Obamacare is a terrible piece of legislation. It is a bill to take care of a minor problem with insurance and in the process screws up medical care. As Mark Perry has pointed out, US medical care passes the market test with over 500,000 tourists coming here to get care. Why did not those people get care at home? Why did many of them come from managed care countries where it is "free" to pay for it here? The answer is obvious. What needs to be asked is whether those tourists will come here once Obamacare gets fully implemented? I doubt it. What I will do is invest in hospital groups that will set up offshore. If the governments in the Caribbean are smart, they will establish medical sanctuaries much as they have done with banking. One likelihood has been given little attention and is most troublesome. It is that Obamacare limits the tests that doctors can recommend for patients without capping malpractice awards. Although a fairly sizable portion of medical costs is attributed to testing, those tests are not being conducted to enrich the doctors but rather to protect them against malpractice suits. Yet Obamacare does not limit malpractice awards. This means that one of the protections for the doctors is taken away. Without those protections we can expect the doctors to start leaving the profession. Looking at malpractice under managed care in Canada and the UK shows that the doctors are shielded. In the UK where the docs work for the government, the government rather than the doctors defend against the suits. In Canada where the doctors remain in independent practices and are re-imbursed by the government, medical malpractice awards are limited to $300,000. An article in the St. Pete Times (http://www.tampabay.com/news/article1021977.ece) notes that neurosurgeons in Miami pay annual malpractice insurance premiums of $237,000 while in Canada a neurosurgeon in Toronto pays $29,000 and one in Vancouver BC pays only $10,650. Not surprising there were less than 1,000 suits in Canada last year and fewer than 100 went to trial. Without a limit on malpractice awards, removing the allowable tests and trying to control costs by squeezing reimbursements will drive doctors out of practice. So not only will we end up with worse medical care, we will also have worse medical care practiced by worse doctors.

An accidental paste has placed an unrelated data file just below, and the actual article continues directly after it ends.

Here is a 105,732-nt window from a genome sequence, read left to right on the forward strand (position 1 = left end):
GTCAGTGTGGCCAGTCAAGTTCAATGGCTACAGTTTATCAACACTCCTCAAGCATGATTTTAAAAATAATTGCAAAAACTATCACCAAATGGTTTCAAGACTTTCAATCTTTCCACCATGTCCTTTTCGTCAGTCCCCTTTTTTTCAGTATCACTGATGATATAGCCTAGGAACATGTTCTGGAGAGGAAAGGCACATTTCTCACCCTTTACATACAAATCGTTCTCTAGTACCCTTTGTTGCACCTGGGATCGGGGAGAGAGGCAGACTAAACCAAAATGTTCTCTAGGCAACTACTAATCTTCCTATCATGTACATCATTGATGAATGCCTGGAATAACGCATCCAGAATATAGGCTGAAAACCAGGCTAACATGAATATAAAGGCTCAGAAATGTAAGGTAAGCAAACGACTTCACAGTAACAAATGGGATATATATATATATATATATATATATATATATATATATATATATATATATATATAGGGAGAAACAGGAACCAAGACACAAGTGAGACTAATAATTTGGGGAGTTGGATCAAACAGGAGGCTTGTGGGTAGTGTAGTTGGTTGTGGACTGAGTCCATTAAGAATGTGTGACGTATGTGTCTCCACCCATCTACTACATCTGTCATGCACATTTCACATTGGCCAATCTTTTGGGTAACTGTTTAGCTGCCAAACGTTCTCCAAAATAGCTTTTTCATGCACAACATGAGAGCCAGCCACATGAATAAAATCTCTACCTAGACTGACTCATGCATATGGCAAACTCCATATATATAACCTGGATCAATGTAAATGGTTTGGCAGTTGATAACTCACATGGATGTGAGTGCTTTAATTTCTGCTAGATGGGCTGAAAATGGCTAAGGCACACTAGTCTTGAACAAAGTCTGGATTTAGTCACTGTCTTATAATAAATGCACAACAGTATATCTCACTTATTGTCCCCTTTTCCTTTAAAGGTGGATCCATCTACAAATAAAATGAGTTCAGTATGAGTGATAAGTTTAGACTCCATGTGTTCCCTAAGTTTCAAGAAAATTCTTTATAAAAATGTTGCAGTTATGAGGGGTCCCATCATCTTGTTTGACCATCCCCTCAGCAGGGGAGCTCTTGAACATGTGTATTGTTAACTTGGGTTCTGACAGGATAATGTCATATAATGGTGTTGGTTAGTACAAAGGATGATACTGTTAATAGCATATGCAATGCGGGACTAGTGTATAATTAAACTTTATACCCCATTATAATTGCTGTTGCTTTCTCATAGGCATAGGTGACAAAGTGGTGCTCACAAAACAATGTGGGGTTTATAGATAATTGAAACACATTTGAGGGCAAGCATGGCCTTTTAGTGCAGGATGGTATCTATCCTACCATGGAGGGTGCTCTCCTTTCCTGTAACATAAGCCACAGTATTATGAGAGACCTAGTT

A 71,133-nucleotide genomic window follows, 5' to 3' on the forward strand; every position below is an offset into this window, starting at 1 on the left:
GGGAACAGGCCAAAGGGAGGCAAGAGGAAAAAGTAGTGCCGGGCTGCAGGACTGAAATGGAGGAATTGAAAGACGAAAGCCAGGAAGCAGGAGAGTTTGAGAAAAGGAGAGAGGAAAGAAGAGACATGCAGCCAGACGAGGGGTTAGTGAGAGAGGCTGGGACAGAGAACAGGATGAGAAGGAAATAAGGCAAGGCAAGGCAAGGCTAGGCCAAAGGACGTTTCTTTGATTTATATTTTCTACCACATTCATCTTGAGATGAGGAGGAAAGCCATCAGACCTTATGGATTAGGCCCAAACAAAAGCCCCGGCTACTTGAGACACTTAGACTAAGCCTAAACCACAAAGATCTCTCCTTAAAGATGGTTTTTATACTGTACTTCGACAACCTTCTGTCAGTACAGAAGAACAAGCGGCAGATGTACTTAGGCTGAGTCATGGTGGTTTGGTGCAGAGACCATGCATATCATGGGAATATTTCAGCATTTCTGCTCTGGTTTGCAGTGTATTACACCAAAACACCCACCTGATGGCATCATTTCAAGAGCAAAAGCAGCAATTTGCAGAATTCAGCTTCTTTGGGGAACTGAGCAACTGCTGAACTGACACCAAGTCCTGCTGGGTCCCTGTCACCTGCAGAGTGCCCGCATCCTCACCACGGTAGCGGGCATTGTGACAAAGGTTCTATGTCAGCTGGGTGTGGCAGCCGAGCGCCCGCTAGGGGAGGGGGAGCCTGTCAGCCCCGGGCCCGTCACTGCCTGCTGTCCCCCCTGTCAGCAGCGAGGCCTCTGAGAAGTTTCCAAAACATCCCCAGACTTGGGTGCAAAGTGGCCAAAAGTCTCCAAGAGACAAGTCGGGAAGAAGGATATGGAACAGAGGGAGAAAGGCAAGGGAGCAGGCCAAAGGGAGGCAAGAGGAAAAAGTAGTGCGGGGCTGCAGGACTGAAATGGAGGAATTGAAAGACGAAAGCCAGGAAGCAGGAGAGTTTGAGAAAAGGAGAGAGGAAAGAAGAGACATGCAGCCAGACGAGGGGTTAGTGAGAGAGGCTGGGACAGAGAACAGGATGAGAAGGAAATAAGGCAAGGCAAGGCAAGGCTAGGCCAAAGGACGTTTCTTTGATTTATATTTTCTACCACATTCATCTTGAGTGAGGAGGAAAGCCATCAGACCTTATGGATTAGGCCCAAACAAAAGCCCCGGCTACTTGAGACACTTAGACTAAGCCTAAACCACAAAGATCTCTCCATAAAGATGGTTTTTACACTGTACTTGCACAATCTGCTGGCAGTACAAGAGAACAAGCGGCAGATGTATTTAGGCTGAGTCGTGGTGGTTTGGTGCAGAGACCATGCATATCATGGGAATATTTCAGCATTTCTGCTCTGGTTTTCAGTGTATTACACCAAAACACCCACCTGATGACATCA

Harold A. Black is professor emeritus in the Department of Finance, University of Tennessee, Knoxville having retired after 24 years of service. He has served on the faculties of American University, Howard University, the University of North Carolina - Chapel Hill and the University of Florida. His government service includes the Office of the Comptroller of the Currency and as a Board Member of the National Credit Union Administration. He also has served on the boards of directors Home Savings of America and its parent company, H. F. Ahmanson & Co., Irwindale, California prior to its merger with Washington Mutual Savings Bank, on the board of New Century Financial Corporation, Irvine, California, then the nation’s largest real estate investment trust and as director and later chairman of the Nashville Branch of the Federal Reserve Bank of Atlanta. He writes an occasional article for the Knoxville News-Sentinel at http://www.knoxnews.com/staff/dr-harold-black/. His web page is haroldablackphd.com